The pursuit of fall colors is an annual event for many in North America. Whether you’re exploring by car, by boat, or by foot, there are great opportunities to witness stunning displays of autumn foliage blanketing the landscape in vivid swatches of gold, orange and red.
Although New England is famous for its fall foliage, we’re going to head south and feature the beautiful Mid-Atlantic region, where fall is most vibrant in mid-late October. Check out our ideas for autumn expeditions and start planning for the peak season!
Stretching between Shenandoah National Park and Great Smoky Mountains National Park, the Blue Ridge Parkway is an American icon. The road meanders, winds, rises and falls as it traverses this historic stretch of the Appalachian Mountains. Amidst lush forests and rolling terrain, fall brings a blaze of color that stretches far as the eye can see.
Perhaps the most stunning part of this drive lies in the highlands region of North Carolina. Between Linville Falls (milepost 317) and Moses Cone Memorial Park (milepost 294) is a mountain excursion with numerous overlooks and pull-offs with breathtaking vistas. In the center of the highlands is Linn Cove Viaduct (milepost 304), a feat of engineering that allows the road to soar above the treetops. As you traverse the gentle curves, you can witness breathtaking views and stop at the many scenic overlooks for photos.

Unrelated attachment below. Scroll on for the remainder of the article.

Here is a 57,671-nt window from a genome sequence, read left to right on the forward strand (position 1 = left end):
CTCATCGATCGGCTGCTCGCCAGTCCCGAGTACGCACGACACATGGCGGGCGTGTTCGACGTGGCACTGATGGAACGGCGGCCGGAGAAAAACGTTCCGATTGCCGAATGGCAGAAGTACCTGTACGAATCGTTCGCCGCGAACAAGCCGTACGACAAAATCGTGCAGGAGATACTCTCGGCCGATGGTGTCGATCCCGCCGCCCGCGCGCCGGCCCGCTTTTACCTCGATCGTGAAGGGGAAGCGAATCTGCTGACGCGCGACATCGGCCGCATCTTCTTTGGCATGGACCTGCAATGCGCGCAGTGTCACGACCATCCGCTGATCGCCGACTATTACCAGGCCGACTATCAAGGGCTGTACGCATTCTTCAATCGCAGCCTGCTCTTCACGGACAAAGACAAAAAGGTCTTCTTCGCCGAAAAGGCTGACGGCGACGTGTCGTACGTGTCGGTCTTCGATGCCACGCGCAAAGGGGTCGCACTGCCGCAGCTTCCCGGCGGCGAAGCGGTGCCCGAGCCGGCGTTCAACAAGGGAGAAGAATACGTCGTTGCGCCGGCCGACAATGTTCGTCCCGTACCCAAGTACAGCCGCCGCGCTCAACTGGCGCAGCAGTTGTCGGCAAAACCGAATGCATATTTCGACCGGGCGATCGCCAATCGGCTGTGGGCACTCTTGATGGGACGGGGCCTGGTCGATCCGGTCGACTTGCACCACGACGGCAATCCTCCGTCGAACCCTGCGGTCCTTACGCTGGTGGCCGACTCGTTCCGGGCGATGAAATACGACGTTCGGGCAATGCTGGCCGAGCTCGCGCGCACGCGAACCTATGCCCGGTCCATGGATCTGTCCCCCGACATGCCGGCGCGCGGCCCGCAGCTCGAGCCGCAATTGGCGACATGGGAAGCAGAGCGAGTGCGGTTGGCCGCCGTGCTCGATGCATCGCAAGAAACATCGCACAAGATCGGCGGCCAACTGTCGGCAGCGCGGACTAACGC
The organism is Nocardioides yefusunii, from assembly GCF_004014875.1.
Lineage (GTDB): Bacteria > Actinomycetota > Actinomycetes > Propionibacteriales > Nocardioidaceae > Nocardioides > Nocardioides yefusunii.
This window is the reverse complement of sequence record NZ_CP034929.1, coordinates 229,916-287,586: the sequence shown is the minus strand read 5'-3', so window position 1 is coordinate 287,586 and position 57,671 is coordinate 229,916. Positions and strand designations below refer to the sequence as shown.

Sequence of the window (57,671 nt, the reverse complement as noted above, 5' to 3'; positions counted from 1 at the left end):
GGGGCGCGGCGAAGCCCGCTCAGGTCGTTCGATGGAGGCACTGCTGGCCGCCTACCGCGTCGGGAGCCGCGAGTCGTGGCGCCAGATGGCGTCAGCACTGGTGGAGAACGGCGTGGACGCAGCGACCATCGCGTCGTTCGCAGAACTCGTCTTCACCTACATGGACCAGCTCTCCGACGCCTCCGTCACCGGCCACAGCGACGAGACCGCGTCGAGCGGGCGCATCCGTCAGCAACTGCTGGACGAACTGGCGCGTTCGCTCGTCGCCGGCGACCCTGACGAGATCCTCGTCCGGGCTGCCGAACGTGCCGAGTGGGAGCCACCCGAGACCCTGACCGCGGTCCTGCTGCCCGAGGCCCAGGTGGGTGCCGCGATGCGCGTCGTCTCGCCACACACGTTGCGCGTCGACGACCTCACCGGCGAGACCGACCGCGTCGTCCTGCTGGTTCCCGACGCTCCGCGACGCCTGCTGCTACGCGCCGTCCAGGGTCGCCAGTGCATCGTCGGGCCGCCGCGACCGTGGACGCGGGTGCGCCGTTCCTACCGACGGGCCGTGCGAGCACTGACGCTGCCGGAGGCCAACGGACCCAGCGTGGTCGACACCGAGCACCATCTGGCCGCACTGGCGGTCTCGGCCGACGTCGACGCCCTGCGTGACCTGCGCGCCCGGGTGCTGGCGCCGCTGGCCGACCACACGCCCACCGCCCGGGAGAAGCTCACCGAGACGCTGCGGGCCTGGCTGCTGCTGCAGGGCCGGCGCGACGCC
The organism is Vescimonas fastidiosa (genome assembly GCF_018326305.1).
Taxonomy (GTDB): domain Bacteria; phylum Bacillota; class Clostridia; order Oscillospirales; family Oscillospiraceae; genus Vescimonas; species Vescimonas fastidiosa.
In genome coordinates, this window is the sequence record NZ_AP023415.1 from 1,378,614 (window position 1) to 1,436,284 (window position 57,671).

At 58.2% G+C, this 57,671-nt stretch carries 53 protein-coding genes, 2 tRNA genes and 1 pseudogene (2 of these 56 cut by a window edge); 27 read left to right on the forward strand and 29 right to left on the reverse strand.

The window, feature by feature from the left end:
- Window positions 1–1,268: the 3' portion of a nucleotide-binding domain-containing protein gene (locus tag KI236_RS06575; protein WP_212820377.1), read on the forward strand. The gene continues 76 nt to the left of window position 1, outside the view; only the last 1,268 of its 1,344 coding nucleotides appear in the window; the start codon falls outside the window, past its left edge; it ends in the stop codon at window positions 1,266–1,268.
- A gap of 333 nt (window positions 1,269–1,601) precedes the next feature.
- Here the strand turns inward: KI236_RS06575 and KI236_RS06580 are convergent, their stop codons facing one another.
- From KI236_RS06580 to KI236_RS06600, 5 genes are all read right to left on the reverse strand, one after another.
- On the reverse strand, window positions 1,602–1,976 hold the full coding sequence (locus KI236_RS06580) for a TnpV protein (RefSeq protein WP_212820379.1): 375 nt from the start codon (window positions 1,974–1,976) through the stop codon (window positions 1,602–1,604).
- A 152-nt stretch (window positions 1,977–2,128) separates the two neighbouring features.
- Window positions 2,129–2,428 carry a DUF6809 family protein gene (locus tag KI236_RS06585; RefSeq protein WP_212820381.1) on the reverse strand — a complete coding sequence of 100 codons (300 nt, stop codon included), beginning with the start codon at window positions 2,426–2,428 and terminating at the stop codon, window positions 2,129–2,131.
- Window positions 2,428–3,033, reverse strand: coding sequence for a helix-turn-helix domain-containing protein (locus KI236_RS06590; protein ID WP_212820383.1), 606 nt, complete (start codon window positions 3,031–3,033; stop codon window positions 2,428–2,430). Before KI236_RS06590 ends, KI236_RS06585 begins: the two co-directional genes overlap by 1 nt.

Close to Asheville is the Pisgah region. From Fort Tatham RV Resort & Campground, you can drive 40 minutes east to reach the Richland Balsam Overlook (milepost 431), the highest point of the Blue Ridge Parkway. After you’ve surveyed the panoramic expanse, continue on the Parkway to Devil’s Courthouse (milepost 422), a craggy mountain peak with overlooks accessible by car or foot. Multiple waterfalls lie just off the beaten path as you approach the city of Asheville, where you’ll find a visitor center (milepost 384). Feel free to call it a day and explore the city, or continue along the Parkway to Pisgah National Forest, a wilderness that features hundreds of premier hiking trails and overlooks like Mount Mitchell State Park (milepost 355).
You’ve likely heard tales of Pennsylvania’s beautiful Amish country, but why not visit it yourself? A fall road trip through Lancaster County awaits you on scenic Route 23, also known as Conestoga Ridge Road.
Begin your trip at Valley Forge, where you can stroll through the National Historic Park for a vivid autumn experience. Route 23 heads directly out of the park and into the countryside, where you’ll pass Amish settlements and small towns situated amongst rolling fields. This is the heart of Pennsylvania’s rustic beauty, where aged barns stand against a backdrop of vibrant autumnal forests and rugged, distant hills.
Be sure to stop in the villages for a taste of the Amish tradition. Bakeries, cheese shops, and farm stands are omnipresent along Route 23, providing an opportunity to sample the hand-crafted works of this unique culture. As you round out your drive in the city of Lancaster, take a break at Lancaster County Central Park, an outdoor paradise that’s home to nature trails, a covered bridge, and multi-hued fall foliage.
The feeling of cool, crisp air and the sound of leaves crunching underfoot is a simple pleasure in life. Hiking in the fall lends itself to relaxation and offers the chance for an intimate look at the changing leaves. Though hiking by oneself is almost meditative, the lasting memories of hiking as a family are even better.